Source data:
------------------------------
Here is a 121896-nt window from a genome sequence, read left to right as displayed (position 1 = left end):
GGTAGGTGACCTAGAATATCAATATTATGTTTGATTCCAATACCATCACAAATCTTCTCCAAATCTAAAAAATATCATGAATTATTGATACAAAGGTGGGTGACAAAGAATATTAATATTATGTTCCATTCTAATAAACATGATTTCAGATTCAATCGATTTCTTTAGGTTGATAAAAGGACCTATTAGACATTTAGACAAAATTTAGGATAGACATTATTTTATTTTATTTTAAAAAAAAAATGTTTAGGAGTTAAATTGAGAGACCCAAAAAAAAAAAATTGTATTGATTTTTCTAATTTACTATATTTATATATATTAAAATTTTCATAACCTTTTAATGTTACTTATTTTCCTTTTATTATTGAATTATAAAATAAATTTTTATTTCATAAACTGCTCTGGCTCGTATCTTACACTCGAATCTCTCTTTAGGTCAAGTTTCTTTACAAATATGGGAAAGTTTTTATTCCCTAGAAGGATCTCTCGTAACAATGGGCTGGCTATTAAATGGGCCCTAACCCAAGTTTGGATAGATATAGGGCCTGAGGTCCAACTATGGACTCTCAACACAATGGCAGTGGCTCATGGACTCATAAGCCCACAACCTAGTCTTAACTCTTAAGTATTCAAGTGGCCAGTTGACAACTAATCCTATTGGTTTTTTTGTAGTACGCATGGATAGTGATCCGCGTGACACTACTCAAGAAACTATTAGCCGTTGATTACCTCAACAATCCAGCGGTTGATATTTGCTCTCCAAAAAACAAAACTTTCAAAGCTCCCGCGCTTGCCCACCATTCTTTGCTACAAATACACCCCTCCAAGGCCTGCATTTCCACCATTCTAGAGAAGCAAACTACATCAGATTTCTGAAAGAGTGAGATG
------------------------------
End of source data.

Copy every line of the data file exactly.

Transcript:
Here is a 121896-nt window from a genome sequence, read left to right as displayed (position 1 = left end):
GGTAGGTGACCTAGAATATCAATATTATGTTTGATTCCAATACCATCACAAATCTTCTCCAAATCTAAAAAATATCATGAATTATTGATACAAAGGTGGGTGACAAAGAATATTAATATTATGTTCCATTCTAATAAACATGATTTCAGATTCAATCGATTTCTTTAGGTTGATAAAAGGACCTATTAGACATTTAGACAAAATTTAGGATAGACATTATTTTATTTTATTTTAAAAAAAAAATGTTTAGGAGTTAAATTGAGAGACCCAAAAAAAAAAAATTGTATTGATTTTTCTAATTTACTATATTTATATATATTAAAATTTTCATAACCTTTTAATGTTACTTATTTTCCTTTTATTATTGAATTATAAAATAAATTTTTATTTCATAAACTGCTCTGGCTCGTATCTTACACTCGAATCTCTCTTTAGGTCAAGTTTCTTTACAAATATGGGAAAGTTTTTATTCCCTAGAAGGATCTCTCGTAACAATGGGCTGGCTATTAAATGGGCCCTAACCCAAGTTTGGATAGATATAGGGCCTGAGGTCCAACTATGGACTCTCAACACAATGGCAGTGGCTCATGGACTCATAAGCCCACAACCTAGTCTTAACTCTTAAGTATTCAAGTGGCCAGTTGACAACTAATCCTATTGGTTTTTTTGTAGTACGCATGGATAGTGATCCGCGTGACACTACTCAAGAAACTATTAGCCGTTGATTACCTCAACAATCCAGCGGTTGATATTTGCTCTCCAAAAAACAAAACTTTCAAAGCTCCCGCGCTTGCCCACCATTCTTTGCTACAAATACACCCCTCCAAGGCCTGCATTTCCACCATTCTAGAGAAGCAAACTACATCAGATTTCTGAAAGAGTGAGATG